Hartig, T. (1991). Restorative effects of natural environment experiences. Environment and Behavior, 23, 3.

Energy Healing Info:


Naming Monsters

You can’t make this stuff up. And no, there’s no redeeming value in the telling of this tale. But this afternoon I’m sitting in the car with three of my g-babies while my daughter, Devyn, runs into the toy store to buy birthday present for a friend.

Kindergarten Tennyson climbs up front with me. “My mom’s going to buy Rosie a Monster High doll.”

“Which one?”

Her little eyes roll back and forth, the way they do when she thinks hard. “Let’s see…I’ve got Frankie. Atticus has Lagoona. Rosie’s gonna get Draculaura!”

I pretend to feel left out. “What about me—what should I get?”

She sighs and does a couple more eye rolls.

Tennyson’s my eldest, and as you can see from the photos, she’s the one who gets into the spirit of Halloween with me, so I growl and make my hand into a claw because there’s a doll called Clawdeen.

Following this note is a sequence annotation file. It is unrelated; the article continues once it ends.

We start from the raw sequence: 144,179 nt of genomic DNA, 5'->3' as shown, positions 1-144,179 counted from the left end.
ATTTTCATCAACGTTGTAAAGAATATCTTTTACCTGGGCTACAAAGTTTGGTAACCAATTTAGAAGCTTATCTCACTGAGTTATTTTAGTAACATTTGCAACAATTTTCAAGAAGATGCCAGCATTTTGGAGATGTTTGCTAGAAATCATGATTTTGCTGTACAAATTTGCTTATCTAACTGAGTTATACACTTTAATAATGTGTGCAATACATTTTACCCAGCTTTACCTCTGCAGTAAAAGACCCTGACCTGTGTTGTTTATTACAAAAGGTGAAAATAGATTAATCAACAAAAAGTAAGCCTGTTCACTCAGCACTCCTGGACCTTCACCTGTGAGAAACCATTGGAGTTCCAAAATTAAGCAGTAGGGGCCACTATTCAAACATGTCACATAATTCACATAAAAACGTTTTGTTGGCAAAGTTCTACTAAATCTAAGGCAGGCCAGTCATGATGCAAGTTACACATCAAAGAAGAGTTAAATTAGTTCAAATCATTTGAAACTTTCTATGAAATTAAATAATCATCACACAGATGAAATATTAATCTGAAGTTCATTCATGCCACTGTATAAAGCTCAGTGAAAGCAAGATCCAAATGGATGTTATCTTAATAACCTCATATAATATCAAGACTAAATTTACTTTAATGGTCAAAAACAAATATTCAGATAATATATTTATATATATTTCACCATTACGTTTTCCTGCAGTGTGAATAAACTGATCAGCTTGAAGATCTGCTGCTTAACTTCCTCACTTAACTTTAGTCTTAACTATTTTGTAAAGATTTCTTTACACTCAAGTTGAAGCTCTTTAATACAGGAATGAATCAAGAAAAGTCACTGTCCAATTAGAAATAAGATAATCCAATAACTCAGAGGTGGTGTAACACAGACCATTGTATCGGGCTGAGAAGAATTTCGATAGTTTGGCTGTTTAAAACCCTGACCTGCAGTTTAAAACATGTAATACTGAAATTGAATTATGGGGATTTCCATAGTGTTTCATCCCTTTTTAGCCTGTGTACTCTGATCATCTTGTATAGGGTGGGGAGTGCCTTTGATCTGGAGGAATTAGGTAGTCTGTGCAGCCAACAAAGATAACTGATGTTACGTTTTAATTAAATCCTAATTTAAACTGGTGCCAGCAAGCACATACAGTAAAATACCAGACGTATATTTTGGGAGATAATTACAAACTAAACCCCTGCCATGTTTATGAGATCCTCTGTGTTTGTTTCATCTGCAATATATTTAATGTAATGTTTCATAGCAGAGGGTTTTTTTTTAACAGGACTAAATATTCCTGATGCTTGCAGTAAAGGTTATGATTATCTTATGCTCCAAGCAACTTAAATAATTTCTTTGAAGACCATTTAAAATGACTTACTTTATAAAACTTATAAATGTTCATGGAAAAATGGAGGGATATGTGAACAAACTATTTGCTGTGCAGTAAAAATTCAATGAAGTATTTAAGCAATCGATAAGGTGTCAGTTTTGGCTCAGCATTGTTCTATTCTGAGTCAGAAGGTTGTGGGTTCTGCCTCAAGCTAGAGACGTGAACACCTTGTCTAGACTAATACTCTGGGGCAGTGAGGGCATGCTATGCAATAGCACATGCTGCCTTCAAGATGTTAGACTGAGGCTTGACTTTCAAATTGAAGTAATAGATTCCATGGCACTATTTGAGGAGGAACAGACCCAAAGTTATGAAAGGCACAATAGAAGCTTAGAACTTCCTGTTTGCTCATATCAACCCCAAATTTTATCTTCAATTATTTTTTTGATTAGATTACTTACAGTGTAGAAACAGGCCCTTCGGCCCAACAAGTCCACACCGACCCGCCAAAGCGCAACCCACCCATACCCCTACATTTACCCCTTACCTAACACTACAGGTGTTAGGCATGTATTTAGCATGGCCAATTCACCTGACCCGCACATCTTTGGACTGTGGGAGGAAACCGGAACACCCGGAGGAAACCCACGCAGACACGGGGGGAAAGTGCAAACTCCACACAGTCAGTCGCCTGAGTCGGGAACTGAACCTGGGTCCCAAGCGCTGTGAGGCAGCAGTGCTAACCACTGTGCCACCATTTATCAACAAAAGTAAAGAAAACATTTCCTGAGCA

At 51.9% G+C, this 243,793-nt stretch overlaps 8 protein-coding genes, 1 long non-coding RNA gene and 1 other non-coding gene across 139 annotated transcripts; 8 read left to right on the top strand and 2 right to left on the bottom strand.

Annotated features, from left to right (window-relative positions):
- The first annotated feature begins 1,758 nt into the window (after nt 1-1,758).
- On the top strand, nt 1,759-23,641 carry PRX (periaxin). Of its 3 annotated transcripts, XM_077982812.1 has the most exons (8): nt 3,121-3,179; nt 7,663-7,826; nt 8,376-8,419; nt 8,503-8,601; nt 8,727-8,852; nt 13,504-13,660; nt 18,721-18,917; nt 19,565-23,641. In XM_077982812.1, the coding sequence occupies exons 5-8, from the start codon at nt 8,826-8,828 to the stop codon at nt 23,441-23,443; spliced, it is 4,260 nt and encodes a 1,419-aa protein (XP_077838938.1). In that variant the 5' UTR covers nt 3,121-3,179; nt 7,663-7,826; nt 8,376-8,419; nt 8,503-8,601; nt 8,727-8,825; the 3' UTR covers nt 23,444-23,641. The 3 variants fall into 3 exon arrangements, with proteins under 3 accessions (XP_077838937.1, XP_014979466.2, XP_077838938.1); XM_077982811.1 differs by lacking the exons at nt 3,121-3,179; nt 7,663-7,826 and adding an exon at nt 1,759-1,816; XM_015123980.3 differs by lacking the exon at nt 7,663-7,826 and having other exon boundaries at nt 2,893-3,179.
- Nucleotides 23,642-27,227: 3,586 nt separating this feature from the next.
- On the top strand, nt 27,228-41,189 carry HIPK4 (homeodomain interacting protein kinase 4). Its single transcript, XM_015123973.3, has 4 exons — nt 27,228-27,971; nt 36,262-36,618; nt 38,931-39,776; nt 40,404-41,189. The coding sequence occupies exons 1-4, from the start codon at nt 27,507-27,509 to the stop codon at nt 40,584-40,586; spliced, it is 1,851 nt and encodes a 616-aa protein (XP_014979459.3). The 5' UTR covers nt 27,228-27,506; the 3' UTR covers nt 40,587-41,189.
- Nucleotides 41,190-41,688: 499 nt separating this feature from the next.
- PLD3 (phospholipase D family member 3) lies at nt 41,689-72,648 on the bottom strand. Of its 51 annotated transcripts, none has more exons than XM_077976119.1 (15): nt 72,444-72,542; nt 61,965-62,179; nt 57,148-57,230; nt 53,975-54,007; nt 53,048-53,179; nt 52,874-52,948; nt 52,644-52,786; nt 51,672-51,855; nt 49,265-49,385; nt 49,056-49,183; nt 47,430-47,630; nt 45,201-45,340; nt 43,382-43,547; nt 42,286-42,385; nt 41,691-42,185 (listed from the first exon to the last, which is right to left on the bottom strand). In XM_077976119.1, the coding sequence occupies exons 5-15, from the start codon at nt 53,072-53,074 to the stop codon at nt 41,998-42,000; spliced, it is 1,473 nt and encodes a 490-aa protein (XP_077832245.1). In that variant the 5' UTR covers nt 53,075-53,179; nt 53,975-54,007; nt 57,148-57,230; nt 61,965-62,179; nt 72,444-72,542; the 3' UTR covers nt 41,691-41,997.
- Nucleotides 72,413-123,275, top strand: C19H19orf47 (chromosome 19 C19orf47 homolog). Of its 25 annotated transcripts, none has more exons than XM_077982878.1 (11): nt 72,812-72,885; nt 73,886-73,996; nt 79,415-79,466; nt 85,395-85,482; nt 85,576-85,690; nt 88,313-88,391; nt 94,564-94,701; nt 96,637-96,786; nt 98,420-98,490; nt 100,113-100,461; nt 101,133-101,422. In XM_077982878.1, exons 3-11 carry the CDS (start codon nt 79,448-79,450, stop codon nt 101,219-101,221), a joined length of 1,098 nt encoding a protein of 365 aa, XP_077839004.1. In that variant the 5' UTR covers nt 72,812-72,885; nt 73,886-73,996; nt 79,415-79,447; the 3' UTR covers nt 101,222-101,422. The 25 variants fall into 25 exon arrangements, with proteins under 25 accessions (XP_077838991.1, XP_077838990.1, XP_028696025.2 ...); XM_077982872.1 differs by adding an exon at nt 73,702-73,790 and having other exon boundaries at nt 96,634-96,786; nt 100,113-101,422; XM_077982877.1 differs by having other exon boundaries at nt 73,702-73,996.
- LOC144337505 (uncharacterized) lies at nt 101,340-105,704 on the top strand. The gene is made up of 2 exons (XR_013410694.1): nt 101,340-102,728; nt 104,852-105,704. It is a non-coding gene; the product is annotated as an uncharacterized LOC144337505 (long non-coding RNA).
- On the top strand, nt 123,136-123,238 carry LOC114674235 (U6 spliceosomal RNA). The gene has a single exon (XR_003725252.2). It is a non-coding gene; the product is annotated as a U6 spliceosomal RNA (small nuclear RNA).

Tennyson is thinking hard, but really struggling to recall the name.

To prod her, I growl again and bring my claw hand toward her face.

“I got it, G-Mom!” she shouts. “You should get Clawmydia!”

The Question Most of the World Can’t Answer…but now you can.

This morning I woke up at 4:57 a.m. with a song in my head demanding to know, “What Does The Fox Say?”

It’s pitch dark in my room at 4:57 a.m.

And deadly silent.

For a second I thought I was being punked.

But no. It was all me and my crazy brain.

So I did my morning yoga practice bobbing to that song playing in my head. Nothing tranquil about that, so I grabbed my tablet, and looked up Ylvis. You remember the Norwegian brothers Vegard and Bard Ylvisaker. No? Well, you’ll remember their 2013 song. To date, “What Does The Fox Say?” has a measly 628,999,032 views.

The photo is of our little Tennyson, being the fox.

Was it only three years ago? That catchy lil’ tune was on a constant loop playing on late night television, as background music in  grocery stores and blaring from cars idling at the stop light. It was everywhere. And then it wasn’t.

It had its moment.